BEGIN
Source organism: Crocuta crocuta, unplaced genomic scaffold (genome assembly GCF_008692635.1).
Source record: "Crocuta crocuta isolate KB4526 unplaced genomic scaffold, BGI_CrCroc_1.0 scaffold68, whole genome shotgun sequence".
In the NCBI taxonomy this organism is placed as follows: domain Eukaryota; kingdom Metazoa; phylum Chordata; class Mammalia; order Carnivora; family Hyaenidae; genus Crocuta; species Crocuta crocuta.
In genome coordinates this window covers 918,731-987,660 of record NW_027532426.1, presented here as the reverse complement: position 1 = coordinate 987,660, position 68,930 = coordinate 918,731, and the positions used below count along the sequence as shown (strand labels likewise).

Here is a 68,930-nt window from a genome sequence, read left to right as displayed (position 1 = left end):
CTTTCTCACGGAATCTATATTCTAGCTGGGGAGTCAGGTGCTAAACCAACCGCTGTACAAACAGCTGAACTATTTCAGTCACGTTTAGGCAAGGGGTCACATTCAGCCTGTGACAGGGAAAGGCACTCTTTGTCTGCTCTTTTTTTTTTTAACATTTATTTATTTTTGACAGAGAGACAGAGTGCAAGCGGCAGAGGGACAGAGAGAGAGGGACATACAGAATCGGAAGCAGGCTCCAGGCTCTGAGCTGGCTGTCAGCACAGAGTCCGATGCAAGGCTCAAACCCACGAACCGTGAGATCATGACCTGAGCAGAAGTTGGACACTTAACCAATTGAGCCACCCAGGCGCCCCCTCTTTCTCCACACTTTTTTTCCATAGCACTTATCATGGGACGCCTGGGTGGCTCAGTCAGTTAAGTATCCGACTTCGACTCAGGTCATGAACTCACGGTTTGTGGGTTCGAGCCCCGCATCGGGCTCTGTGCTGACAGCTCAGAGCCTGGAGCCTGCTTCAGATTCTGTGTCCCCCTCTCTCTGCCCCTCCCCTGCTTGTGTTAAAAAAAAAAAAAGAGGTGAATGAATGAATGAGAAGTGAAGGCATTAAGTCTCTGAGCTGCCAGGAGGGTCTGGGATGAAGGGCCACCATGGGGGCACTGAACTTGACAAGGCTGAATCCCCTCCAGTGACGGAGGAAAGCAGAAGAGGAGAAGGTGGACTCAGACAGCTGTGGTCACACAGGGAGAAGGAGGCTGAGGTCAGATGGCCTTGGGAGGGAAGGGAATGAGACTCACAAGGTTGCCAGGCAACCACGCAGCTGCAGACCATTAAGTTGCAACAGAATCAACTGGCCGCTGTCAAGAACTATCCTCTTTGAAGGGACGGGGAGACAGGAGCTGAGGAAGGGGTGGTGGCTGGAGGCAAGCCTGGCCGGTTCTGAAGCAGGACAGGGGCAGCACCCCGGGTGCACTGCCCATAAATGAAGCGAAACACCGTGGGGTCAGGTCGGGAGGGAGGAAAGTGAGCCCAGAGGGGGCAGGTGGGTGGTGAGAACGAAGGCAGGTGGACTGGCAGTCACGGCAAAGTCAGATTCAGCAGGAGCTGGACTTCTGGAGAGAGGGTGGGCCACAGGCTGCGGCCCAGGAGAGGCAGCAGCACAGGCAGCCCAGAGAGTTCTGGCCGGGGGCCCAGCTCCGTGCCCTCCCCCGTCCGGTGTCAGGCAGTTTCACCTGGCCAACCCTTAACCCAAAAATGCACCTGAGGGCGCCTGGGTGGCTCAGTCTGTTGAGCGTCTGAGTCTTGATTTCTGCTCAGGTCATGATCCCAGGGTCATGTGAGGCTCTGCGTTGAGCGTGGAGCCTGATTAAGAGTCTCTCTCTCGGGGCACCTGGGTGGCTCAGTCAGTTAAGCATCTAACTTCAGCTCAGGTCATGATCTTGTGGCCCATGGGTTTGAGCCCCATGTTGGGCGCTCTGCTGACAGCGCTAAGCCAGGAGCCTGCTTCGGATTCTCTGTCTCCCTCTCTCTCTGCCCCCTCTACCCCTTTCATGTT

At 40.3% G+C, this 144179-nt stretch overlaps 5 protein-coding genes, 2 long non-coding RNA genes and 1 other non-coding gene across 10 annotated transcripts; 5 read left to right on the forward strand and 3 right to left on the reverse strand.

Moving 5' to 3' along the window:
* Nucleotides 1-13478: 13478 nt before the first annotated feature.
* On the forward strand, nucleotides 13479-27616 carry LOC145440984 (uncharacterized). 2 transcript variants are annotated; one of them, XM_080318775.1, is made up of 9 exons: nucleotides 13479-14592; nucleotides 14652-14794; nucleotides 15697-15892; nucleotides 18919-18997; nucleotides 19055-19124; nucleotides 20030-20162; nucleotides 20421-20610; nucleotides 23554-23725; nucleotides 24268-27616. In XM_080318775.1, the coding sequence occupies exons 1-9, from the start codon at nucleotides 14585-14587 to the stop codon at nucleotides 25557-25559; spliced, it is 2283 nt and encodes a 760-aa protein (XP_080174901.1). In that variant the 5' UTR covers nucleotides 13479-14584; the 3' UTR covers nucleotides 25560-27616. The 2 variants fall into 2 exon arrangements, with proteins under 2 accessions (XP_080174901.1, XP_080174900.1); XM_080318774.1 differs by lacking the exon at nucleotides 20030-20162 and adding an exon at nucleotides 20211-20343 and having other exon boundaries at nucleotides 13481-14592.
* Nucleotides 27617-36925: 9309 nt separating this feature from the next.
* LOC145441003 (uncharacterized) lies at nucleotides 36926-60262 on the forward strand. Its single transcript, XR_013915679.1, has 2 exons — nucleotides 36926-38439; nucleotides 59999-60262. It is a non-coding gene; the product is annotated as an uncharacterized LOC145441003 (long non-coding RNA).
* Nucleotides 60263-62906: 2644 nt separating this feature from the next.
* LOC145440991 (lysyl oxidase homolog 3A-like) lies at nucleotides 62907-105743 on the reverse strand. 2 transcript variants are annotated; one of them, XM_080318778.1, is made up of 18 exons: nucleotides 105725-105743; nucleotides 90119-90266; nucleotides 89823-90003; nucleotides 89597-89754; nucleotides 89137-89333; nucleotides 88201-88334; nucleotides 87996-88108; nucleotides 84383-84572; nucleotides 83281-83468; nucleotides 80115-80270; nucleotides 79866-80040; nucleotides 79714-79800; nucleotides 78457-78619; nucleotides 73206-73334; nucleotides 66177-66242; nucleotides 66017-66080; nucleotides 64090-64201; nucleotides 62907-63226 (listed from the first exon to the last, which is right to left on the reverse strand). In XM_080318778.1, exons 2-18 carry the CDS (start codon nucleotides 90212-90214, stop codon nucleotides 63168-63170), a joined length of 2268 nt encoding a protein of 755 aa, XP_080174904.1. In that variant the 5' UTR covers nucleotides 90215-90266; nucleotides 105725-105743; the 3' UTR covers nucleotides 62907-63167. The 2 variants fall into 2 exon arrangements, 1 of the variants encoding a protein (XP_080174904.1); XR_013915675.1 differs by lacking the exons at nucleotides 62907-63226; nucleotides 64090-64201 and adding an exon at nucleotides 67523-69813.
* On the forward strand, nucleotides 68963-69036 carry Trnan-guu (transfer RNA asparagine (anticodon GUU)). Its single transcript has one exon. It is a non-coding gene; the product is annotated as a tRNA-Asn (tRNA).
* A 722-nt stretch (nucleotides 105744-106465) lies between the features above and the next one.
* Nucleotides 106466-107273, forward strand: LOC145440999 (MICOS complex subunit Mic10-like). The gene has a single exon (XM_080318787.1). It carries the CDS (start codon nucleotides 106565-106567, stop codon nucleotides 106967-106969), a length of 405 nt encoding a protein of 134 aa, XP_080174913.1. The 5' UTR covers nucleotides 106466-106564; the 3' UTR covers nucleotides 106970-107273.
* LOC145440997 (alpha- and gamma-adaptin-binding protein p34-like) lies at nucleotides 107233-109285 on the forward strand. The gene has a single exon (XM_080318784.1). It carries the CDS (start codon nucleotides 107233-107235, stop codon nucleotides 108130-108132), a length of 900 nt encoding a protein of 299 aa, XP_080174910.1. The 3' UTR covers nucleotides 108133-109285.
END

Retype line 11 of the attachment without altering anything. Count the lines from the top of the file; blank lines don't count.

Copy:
* Nucleotides 27617-36925: 9309 nt separating this feature from the next.